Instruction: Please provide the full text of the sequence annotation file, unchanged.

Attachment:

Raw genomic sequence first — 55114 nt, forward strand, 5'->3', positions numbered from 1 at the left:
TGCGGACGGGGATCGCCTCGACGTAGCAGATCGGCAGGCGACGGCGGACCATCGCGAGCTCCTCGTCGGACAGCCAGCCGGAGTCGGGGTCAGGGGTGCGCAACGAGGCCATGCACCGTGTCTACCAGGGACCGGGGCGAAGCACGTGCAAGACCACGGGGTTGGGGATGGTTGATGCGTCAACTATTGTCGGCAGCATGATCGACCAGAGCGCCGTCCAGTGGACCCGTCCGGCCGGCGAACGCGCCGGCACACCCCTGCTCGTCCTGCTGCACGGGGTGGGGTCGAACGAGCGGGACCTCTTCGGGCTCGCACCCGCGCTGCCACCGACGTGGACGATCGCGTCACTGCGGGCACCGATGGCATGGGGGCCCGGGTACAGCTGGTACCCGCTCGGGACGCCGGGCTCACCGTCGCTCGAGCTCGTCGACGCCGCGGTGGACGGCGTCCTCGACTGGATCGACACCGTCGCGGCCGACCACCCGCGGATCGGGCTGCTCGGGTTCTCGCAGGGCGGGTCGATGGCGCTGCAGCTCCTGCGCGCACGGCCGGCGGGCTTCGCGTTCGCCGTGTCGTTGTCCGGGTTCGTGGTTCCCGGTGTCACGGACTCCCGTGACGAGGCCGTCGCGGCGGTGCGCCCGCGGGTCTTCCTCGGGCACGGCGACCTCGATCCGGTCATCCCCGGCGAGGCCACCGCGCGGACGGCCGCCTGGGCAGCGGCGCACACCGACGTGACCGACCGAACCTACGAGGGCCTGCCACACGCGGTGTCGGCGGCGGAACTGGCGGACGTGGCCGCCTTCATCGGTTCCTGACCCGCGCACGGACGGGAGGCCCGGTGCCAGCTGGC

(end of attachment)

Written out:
Raw genomic sequence first — 55114 nt, forward strand, 5'->3', positions numbered from 1 at the left:
TGCGGACGGGGATCGCCTCGACGTAGCAGATCGGCAGGCGACGGCGGACCATCGCGAGCTCCTCGTCGGACAGCCAGCCGGAGTCGGGGTCAGGGGTGCGCAACGAGGCCATGCACCGTGTCTACCAGGGACCGGGGCGAAGCACGTGCAAGACCACGGGGTTGGGGATGGTTGATGCGTCAACTATTGTCGGCAGCATGATCGACCAGAGCGCCGTCCAGTGGACCCGTCCGGCCGGCGAACGCGCCGGCACACCCCTGCTCGTCCTGCTGCACGGGGTGGGGTCGAACGAGCGGGACCTCTTCGGGCTCGCACCCGCGCTGCCACCGACGTGGACGATCGCGTCACTGCGGGCACCGATGGCATGGGGGCCCGGGTACAGCTGGTACCCGCTCGGGACGCCGGGCTCACCGTCGCTCGAGCTCGTCGACGCCGCGGTGGACGGCGTCCTCGACTGGATCGACACCGTCGCGGCCGACCACCCGCGGATCGGGCTGCTCGGGTTCTCGCAGGGCGGGTCGATGGCGCTGCAGCTCCTGCGCGCACGGCCGGCGGGCTTCGCGTTCGCCGTGTCGTTGTCCGGGTTCGTGGTTCCCGGTGTCACGGACTCCCGTGACGAGGCCGTCGCGGCGGTGCGCCCGCGGGTCTTCCTCGGGCACGGCGACCTCGATCCGGTCATCCCCGGCGAGGCCACCGCGCGGACGGCCGCCTGGGCAGCGGCGCACACCGACGTGACCGACCGAACCTACGAGGGCCTGCCACACGCGGTGTCGGCGGCGGAACTGGCGGACGTGGCCGCCTTCATCGGTTCCTGACCCGCGCACGGACGGGAGGCCCGGTGCCAGCTGGC